Thursday, August 14, 2008

Countryside Swimming Pool Now Dirt

The residents of the Countryside neighborhood had been listening to the heavy equipment coaxing large chunks of concrete from the once vibrant Countryside Swim Club for a week. In its day it had brought the community together with family gatherings and childhood birthday parties. The swim club is not the only community gathering place lost to the new “urbanisim” but it is representative of the community bonds that have been broken throughout the city. What will replace Countryside Swim Club? I expect whatever goes there will have to prove to bring “revenue” to the city and “feel good” community bonding is not the priority. Though it may be an acceptable use in the long run – it will not be the Swim Club community center it once was – we must embrace “change”. We don’t want to be labeled “change haters”. Resisting “change” insinuates you are not patriotic. If you are not willing to sacrifice your beloved piece of history to “new and shiny” you must be a “change hater”. Is change always good?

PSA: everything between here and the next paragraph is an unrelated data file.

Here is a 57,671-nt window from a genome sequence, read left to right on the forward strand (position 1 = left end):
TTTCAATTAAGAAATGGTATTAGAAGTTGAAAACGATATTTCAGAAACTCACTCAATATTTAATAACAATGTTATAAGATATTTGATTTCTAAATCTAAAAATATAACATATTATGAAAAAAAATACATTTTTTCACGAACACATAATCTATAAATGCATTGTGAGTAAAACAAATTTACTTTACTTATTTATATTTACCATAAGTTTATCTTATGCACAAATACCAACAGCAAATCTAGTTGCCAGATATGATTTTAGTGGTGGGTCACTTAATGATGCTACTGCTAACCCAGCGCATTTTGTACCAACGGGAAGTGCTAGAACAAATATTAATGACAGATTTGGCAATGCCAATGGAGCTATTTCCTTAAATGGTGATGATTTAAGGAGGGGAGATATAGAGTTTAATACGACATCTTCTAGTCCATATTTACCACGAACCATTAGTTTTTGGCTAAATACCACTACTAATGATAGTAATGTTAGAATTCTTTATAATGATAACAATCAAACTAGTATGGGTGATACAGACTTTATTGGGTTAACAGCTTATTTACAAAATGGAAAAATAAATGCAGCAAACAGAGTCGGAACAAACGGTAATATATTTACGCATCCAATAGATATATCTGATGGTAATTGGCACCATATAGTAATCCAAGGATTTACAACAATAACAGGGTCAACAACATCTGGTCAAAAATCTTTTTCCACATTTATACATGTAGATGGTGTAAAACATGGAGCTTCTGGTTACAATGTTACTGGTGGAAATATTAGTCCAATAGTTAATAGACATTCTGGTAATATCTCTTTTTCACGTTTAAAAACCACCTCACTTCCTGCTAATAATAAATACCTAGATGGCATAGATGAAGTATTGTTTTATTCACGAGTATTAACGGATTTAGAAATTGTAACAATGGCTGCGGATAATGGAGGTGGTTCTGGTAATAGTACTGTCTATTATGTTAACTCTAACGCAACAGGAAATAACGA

Posted By Valerie Garner

Categories: Uncategorized

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Comments (2)

Chris Berry

August 14th, 2008 at 2:21 PM    

I find it absolutely amazing that the city is either unable or unwilling to develop a long-term plan for the property, but they do not hesitate when it comes to destroying it one chunk at a time.


August 15th, 2008 at 2:41 AM    

Revenue generation can be very difficult to accurately forecast. No doubt, figuring out how much revenue an enterprise generates can be measured in bottom line terms; however, revenue is also developed in a more global sense.

I would suggest that having a quality recreation and aquatic facility, coupled with other improvements around the city, would generate more revenue across the city than can be measured in a traditional bottom line.

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